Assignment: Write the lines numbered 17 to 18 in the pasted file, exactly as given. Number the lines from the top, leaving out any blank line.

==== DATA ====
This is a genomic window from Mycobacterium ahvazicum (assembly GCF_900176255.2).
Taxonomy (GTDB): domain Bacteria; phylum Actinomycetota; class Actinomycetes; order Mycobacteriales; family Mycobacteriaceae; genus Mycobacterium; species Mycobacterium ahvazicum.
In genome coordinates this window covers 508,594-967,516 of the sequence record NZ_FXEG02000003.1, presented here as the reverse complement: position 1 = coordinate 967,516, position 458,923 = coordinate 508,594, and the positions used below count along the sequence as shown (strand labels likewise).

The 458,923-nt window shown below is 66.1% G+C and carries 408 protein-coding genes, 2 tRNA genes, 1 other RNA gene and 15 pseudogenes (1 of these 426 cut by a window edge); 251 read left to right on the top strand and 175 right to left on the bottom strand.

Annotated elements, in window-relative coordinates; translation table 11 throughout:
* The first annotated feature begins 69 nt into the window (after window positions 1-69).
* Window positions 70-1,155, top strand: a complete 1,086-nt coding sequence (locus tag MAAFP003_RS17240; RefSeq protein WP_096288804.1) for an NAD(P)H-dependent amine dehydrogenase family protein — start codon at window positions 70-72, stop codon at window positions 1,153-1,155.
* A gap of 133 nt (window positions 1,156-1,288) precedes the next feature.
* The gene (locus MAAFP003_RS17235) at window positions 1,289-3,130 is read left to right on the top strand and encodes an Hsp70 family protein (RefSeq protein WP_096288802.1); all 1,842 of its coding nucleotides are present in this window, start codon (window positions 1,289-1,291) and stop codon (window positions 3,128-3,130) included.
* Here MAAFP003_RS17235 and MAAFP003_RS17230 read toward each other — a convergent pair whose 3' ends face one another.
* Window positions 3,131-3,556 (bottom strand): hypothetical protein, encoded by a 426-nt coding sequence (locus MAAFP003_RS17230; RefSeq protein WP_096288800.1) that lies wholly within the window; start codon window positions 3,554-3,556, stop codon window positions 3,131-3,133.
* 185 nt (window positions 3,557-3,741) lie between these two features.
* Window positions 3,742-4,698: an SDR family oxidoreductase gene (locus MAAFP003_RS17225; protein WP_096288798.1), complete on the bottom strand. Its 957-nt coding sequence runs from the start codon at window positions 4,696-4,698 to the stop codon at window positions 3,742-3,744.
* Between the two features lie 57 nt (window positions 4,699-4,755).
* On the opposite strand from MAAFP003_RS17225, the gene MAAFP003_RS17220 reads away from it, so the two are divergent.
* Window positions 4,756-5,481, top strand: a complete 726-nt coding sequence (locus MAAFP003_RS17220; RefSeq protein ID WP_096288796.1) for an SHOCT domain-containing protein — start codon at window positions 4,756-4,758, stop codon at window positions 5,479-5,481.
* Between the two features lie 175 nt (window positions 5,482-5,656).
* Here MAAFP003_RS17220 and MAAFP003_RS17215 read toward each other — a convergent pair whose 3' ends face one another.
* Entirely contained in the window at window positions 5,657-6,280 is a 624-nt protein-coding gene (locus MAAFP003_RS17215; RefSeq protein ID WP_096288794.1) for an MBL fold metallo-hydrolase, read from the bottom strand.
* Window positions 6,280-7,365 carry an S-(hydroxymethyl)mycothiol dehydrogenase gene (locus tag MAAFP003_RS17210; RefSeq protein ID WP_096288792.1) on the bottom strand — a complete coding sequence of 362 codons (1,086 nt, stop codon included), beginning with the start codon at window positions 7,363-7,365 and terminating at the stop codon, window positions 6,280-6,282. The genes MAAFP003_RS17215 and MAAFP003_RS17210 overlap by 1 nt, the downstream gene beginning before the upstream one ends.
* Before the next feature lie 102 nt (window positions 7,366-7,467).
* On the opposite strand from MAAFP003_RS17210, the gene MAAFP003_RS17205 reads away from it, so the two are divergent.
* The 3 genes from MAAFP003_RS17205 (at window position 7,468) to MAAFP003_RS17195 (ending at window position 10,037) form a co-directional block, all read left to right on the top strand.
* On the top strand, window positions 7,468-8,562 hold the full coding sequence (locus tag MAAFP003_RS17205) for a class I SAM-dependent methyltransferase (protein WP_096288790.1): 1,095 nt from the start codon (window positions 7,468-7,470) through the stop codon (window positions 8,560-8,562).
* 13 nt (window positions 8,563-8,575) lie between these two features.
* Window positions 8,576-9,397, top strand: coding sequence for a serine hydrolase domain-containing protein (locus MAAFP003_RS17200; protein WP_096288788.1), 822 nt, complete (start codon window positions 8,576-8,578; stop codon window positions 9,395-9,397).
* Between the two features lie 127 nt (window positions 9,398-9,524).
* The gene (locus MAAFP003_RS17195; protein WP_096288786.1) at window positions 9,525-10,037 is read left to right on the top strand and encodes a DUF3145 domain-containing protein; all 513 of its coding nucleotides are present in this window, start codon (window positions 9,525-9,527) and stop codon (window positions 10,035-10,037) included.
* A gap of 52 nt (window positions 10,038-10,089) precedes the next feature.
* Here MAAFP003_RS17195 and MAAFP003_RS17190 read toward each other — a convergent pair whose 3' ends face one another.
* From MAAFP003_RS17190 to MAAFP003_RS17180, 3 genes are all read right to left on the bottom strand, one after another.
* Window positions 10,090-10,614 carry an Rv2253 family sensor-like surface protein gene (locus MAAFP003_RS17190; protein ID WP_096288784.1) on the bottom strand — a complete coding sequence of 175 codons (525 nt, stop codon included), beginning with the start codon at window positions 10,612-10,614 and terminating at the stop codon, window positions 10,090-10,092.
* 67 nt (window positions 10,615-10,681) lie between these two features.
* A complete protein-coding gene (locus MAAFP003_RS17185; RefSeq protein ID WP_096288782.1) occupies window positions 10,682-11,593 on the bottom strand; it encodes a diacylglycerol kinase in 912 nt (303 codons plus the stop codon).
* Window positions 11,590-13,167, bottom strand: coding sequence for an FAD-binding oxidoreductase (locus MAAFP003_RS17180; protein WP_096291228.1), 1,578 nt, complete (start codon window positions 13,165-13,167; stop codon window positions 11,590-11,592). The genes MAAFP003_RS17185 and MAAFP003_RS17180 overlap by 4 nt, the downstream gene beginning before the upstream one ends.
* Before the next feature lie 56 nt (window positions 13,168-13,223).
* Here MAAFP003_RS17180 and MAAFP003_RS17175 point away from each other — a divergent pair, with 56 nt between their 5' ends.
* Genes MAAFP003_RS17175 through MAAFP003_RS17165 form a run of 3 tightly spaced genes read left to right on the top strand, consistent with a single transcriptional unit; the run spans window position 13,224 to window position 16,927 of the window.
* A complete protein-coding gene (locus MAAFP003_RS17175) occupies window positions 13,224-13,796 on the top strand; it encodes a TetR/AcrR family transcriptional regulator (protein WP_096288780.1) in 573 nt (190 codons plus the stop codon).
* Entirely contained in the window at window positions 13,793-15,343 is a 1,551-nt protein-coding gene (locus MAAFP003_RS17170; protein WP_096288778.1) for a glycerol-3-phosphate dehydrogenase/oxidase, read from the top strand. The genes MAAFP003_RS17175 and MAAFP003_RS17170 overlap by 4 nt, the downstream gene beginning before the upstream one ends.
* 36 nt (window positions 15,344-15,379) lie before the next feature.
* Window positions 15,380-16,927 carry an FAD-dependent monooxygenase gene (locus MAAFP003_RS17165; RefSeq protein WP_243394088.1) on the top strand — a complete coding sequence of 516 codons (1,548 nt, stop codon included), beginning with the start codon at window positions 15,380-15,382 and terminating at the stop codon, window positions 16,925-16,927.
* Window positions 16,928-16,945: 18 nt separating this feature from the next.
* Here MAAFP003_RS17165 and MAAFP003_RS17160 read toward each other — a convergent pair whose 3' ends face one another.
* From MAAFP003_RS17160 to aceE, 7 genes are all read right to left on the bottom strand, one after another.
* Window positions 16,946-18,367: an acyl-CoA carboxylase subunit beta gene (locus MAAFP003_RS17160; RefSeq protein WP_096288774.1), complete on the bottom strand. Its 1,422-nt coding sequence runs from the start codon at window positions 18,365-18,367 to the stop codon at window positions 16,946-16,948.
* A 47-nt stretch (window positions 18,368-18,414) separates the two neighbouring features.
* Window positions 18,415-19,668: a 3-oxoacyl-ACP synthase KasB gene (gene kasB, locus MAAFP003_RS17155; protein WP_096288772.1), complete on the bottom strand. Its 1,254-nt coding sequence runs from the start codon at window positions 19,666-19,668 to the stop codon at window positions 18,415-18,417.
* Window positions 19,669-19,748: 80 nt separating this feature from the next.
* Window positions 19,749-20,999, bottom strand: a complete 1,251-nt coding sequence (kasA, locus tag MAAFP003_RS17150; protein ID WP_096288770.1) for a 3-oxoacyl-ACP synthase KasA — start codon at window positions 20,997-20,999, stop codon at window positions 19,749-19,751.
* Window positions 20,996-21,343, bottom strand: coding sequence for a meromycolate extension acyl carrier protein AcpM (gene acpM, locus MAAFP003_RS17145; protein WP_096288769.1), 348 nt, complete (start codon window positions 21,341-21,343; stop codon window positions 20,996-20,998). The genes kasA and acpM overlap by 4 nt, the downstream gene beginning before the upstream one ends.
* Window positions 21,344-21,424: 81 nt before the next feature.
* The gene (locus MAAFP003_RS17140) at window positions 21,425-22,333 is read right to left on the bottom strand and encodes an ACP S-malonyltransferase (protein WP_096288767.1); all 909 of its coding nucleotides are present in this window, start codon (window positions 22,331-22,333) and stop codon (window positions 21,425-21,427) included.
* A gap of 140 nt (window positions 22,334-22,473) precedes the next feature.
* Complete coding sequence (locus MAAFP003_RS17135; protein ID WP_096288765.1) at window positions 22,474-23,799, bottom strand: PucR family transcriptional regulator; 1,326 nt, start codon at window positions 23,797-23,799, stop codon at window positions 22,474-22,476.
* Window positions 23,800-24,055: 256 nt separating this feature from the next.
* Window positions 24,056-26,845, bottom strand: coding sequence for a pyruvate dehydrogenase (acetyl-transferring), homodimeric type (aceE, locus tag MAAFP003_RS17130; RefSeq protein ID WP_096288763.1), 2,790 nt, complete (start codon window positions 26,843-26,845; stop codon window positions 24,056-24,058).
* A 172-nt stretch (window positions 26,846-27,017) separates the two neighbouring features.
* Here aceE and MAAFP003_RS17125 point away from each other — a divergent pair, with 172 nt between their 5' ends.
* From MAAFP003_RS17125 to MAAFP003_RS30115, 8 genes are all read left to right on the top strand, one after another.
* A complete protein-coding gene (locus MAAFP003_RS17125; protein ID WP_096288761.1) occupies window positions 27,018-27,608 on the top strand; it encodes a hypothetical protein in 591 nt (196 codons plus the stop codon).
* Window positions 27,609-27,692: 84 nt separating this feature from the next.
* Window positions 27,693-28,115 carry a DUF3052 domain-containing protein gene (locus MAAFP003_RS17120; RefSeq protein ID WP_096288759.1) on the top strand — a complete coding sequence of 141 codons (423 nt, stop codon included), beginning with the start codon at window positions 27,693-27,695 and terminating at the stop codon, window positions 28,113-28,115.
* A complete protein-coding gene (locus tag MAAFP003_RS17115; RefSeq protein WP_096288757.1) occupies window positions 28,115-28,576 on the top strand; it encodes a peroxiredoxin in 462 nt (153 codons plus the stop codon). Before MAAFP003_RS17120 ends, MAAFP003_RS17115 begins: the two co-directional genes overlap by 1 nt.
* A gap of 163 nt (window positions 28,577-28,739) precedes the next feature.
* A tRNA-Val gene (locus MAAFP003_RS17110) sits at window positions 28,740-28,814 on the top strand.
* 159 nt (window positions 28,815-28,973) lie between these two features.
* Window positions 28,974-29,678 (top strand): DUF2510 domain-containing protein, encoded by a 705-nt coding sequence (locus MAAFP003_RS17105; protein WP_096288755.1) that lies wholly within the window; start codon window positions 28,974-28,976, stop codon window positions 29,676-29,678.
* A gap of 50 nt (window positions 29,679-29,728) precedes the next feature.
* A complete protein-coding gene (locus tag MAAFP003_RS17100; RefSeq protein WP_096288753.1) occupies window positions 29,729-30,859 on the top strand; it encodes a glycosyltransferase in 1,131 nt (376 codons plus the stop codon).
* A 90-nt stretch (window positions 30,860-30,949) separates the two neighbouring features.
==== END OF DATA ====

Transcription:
* Between the two features lie 175 nt (window positions 5,482-5,656).
* Here MAAFP003_RS17220 and MAAFP003_RS17215 read toward each other — a convergent pair whose 3' ends face one another.